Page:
Lately I´ve trying to make club music (progressive house) but I just can´t get that “feel” of a club when composing/mixing. I’m planning on getting the Genelec 7060 sub to get a better feel for the low end. It´s expensive but I hope it will help me make better (more inspired) music…

    • Xan

      I am seriously considering experimenting with this. I don’t do dance music (much!), mainly metal, but I like the idea ov having something that will really show up the low-end content in a way that nearfield monitors simply won’t.

      I’ll only switch it on when checking for low end buildup, rather than mixing with it per se. As there could be issues around the crossover frequency.

  4. Andrew

    How come everyone says “low end can make or break a record” (Aside from reading it in a engineers book. I know a lot of people who just quote from engineering books, but when I ask to explain why they say that they always rebuttal in saying because this pro engineer says so)? I hear a lot of music in different genres and in the end the conclusion I came up with is that: IT DEPENDS ON THE GENRE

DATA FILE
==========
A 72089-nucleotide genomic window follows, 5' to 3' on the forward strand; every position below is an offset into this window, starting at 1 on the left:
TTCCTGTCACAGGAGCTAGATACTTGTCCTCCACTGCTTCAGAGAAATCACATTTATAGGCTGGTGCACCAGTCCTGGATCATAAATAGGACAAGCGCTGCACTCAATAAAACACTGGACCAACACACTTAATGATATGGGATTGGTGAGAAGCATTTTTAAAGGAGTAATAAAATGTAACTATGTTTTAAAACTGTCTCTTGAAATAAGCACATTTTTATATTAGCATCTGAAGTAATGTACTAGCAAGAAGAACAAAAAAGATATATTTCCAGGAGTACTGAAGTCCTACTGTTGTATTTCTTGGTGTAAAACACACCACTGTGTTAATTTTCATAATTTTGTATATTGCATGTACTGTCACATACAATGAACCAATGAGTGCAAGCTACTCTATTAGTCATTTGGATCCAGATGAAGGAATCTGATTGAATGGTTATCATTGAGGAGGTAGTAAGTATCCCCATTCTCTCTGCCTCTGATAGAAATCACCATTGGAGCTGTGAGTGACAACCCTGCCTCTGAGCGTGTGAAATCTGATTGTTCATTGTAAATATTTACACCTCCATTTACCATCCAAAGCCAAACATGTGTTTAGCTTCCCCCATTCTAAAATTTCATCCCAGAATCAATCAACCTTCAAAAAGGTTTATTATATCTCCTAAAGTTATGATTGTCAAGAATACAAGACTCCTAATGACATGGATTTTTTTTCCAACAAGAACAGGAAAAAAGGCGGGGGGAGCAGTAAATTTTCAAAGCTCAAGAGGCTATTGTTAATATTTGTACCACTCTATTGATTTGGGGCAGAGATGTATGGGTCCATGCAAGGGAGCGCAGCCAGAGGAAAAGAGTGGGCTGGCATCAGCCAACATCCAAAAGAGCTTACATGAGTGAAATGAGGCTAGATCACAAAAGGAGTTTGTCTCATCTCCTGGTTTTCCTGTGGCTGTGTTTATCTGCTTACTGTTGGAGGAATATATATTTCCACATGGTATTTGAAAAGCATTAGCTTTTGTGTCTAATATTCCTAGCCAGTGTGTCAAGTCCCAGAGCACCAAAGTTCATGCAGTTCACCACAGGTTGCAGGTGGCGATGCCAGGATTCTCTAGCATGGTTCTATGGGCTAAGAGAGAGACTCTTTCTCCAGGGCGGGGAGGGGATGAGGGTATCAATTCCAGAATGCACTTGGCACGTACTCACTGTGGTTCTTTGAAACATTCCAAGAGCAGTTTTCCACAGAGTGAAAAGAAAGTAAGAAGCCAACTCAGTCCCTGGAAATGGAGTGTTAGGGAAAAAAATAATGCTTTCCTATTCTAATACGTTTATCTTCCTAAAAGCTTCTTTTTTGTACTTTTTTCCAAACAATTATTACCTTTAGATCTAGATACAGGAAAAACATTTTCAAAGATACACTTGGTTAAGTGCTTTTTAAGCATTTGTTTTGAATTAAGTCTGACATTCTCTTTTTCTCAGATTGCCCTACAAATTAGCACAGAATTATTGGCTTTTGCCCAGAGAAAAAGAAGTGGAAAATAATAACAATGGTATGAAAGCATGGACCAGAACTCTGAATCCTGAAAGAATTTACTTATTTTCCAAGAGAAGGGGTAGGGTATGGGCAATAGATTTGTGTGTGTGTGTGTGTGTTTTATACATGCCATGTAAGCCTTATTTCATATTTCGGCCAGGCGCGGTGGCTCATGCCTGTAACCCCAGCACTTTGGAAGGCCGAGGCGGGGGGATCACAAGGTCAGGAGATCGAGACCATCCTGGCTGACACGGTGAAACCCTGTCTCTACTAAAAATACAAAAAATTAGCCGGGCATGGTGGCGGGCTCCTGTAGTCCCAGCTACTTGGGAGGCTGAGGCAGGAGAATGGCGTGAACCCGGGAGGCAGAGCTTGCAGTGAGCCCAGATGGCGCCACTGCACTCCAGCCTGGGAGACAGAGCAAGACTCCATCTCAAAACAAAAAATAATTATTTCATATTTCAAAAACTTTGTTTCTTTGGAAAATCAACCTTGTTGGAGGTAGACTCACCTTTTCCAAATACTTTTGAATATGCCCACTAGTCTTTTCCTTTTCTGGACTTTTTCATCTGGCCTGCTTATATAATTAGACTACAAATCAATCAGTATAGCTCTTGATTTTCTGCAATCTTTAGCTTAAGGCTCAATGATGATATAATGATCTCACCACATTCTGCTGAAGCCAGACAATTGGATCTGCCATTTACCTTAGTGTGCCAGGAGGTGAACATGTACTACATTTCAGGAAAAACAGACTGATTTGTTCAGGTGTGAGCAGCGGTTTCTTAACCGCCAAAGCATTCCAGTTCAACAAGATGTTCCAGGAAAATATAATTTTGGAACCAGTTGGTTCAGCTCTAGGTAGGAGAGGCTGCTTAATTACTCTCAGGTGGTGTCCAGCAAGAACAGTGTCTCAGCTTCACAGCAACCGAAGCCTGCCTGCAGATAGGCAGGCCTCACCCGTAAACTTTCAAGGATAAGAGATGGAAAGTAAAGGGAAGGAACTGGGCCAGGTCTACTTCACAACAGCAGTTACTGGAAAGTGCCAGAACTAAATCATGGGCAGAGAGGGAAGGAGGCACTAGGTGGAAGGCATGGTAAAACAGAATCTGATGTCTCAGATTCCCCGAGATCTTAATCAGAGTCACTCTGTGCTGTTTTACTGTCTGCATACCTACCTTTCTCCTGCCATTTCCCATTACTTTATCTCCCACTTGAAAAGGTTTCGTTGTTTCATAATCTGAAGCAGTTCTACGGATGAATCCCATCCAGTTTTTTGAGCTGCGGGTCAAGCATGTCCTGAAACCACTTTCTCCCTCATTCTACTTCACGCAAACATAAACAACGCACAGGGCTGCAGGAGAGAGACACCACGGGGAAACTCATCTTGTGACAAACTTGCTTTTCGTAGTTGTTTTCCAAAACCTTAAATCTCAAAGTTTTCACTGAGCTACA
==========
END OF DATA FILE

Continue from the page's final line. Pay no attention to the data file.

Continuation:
Hip hop music (Tons of sub bass and crazy low end. I don’t usually find that much high end even with a spectrum analyzer. Usually from a kick that’s been ridiculously layered). Of course this all depends on the song I choose from by which artist.

    Singer songwriter music (Usually find more mid to high frequency. Especially when it’s just a simple vocal and guitar track).

    Everyone obviously tries to fill the frequency spectrum for a very musical experience, but from my ears you can instantly tell that there are more emphasis to certain frequencies than others (or in other words compromises).

    Consequently, when people say “Hip Hop” I think of A Lot of Low end (So that might break a record if it missed that element and lets say I found little to no low end. I’d be disappointed cuz now I am not bobbing my head LOL).

    So why does everyone else say “low end can make or break a record”? Is everyone just focusing on negative words such as muddy when they say that phrase or are they also considering the genre?

    • Joe Gilder

      You tell me. What’s usually the most difficult aspect of a mix? The low end.